By calling the station a divine gift, he aligned the song with the sentiment of liberation theology that the Catholic Church preached in Haiti before Duvalier’s exit. Any restriction to the station’s message is an act clearly against God’s will. Daudier’s song partnered the oppressed community with the most outspoken church institution of Radio Soleil. He made a clear distinction between good and evil, implicating Duvalier as an obstructing force against popular access to God’s gift.
After the closing of Radio Soleil, Jean-Michel wrote “Lè m’ pa wè Solèy la,” recorded it onto cassette and brought it to the ransacked station with little expectation that it would be played. His song was an individual act of protest against the event that started the crisis of events and reciprocated support for the station, an important institution that provided him moral support. When the station did reopen on December 30, DJ Papa Djo played the song as its first broadcast, acquainting its listeners for the first time with what would become their song for its democratic moment little over a month later. Once back on the air, the station played “Lè m’ pa wè Solèy la” with the hourly frequency of a radio station “jingle,” though it meant much more than just the commercial sense of the word. It was recorded from the radio, passed around on cassettes and became a song of unity and dissent at large events soon after. Protesting groups organized by the church in the three cities had a song to rally around. Though the station was back on the air, the song came to symbolize the empowering crisis had to shifted the power structure to those who sang it.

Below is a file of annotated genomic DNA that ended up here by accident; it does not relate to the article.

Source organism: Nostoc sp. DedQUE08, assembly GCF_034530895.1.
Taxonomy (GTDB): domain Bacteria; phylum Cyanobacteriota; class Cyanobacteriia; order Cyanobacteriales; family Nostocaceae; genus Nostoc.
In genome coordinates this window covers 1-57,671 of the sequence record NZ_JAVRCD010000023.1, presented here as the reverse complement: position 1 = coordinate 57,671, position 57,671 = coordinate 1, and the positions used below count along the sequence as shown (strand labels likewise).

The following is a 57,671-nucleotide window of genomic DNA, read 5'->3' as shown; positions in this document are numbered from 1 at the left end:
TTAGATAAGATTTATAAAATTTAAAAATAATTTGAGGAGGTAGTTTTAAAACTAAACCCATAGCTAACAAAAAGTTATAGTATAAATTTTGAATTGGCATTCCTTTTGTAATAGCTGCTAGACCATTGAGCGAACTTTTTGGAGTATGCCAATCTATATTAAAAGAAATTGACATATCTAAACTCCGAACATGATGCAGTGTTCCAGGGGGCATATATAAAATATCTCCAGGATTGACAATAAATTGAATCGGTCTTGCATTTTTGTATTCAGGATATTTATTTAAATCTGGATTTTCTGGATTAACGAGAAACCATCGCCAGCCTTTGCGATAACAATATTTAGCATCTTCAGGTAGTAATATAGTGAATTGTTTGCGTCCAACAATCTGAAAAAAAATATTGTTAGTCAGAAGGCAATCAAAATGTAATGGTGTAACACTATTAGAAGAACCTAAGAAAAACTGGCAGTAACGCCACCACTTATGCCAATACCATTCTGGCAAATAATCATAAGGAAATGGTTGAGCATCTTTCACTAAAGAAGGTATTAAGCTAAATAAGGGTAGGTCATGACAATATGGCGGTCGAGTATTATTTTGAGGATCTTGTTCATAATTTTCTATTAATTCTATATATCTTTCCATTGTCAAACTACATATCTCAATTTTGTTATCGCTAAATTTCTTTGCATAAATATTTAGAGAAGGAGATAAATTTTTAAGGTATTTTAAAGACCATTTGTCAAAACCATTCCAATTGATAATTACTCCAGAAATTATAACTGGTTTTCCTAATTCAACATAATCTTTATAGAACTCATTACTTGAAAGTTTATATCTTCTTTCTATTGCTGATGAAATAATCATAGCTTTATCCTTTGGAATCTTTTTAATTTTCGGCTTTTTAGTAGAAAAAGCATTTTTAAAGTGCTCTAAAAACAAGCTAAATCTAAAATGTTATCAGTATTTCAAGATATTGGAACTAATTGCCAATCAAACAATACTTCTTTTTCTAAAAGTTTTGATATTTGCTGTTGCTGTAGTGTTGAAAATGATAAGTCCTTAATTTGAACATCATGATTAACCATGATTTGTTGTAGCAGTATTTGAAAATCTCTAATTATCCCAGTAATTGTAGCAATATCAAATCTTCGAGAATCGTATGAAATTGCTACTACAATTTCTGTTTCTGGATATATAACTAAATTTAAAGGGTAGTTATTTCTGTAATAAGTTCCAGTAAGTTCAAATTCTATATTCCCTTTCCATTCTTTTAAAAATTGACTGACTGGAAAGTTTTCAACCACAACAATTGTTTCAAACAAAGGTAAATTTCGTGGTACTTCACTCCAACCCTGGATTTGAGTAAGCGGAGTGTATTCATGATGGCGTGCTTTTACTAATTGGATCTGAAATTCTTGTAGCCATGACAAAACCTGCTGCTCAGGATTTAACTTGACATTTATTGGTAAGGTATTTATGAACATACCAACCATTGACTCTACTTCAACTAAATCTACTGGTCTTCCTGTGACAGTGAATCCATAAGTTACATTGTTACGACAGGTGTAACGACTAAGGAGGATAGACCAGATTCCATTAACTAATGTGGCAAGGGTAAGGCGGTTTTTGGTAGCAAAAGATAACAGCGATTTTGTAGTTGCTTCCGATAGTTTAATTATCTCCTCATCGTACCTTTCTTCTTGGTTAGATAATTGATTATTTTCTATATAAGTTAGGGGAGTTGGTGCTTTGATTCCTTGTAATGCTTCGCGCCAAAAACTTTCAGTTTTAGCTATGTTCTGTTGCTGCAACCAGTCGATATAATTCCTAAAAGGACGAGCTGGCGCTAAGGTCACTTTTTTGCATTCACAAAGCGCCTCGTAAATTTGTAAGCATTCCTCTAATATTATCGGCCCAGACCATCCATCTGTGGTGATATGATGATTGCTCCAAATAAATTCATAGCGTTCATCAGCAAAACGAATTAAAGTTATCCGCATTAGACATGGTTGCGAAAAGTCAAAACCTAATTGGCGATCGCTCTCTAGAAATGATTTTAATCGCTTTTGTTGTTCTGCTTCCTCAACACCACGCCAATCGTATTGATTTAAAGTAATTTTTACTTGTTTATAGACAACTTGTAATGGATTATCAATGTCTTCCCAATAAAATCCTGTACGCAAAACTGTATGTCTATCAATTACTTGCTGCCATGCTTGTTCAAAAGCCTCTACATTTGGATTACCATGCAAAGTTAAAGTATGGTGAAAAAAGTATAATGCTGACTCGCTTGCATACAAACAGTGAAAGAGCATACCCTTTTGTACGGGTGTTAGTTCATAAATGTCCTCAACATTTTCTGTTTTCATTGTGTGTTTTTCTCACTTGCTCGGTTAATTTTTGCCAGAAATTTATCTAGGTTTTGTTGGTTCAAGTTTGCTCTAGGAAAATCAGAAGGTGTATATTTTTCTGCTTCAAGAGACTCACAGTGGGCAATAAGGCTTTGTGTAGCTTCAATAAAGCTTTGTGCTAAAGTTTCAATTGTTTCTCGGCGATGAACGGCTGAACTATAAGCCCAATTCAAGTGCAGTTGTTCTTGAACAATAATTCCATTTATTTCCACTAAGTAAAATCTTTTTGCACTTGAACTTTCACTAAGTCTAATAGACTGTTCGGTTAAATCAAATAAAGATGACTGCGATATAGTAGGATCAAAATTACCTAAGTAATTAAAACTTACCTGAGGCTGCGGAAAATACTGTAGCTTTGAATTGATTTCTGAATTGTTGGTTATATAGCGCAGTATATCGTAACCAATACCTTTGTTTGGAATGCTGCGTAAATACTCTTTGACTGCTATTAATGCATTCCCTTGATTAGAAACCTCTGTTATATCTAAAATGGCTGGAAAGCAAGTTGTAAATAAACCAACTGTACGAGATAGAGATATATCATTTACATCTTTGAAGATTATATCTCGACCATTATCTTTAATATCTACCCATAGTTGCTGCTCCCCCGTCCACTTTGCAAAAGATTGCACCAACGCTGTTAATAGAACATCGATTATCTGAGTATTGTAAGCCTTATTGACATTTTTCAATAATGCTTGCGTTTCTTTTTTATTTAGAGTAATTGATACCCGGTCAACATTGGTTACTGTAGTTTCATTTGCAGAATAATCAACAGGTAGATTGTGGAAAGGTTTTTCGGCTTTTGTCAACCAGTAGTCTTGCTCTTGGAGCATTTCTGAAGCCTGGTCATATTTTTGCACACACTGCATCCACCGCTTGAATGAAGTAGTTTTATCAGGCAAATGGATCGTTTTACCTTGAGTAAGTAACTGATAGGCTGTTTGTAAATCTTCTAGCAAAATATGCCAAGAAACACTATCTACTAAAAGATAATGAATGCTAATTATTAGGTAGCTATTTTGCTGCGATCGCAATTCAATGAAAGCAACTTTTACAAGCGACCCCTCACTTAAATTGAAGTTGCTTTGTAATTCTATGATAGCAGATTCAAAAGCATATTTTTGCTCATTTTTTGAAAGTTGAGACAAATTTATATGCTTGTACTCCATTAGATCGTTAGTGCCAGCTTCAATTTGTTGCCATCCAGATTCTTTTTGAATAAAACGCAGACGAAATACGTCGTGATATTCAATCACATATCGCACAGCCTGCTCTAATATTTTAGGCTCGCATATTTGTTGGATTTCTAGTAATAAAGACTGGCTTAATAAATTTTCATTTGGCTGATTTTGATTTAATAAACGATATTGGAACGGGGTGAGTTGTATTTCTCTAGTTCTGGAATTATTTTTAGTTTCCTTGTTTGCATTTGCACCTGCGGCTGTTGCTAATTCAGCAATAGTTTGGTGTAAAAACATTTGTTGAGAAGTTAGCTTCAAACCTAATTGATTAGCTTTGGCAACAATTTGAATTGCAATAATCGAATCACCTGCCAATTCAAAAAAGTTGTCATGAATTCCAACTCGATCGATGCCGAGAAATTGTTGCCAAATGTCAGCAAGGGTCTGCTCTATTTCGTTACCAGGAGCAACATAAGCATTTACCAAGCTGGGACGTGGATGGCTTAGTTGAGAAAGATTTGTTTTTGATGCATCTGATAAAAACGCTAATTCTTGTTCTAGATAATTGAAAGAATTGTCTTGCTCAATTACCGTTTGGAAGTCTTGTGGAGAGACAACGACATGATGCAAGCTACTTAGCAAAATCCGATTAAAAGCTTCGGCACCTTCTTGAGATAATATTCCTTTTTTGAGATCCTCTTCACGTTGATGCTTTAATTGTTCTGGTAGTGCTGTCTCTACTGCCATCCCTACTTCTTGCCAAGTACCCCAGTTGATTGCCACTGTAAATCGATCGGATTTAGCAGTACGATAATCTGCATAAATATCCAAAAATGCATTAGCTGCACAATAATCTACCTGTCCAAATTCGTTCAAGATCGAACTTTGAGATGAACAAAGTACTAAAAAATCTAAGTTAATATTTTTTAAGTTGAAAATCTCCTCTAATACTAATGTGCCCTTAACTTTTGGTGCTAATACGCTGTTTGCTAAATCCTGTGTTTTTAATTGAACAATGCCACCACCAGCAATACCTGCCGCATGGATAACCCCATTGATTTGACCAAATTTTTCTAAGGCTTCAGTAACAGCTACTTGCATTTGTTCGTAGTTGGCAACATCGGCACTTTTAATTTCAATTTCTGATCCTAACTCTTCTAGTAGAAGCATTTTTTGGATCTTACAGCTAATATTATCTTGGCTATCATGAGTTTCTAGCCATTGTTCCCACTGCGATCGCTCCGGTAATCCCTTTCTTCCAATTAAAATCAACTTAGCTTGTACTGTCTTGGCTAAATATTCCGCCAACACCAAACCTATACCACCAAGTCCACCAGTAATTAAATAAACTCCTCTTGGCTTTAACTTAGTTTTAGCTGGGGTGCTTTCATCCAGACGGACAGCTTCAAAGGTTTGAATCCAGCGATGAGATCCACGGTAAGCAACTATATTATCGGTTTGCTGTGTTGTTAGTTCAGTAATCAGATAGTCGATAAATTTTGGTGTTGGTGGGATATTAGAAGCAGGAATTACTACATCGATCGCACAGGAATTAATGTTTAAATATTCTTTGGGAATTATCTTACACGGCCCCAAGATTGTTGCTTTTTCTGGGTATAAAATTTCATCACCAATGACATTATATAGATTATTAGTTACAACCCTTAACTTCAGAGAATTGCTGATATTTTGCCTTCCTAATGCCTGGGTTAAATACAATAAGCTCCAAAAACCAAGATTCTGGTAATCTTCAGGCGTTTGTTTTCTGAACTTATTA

In mid-January 1986, Daudier attended a concert by Louisiana-born evangelical singer John Littleton in Port-au-Prince and, following the concert, heard crowds singing “Lè m’ pa wè Solèy la.” He feared that this might incite trouble and left the event, fearing a reprisal by Duvalier’s forces. This proved to be accurate as many were detained and disappeared following the event.
After hearing “Lè m’ pa wè Solèy la,” an angry Baby Doc asked around to find the identity of the singer. Fortunately for Daudier, his friend Manno Gefrard, who performed in a guitar trio around Port-au-Prince that Duvalier liked, kept silent. This time, Baby Doc could not place blame on anyone specifically, something his father always managed to brutally execute.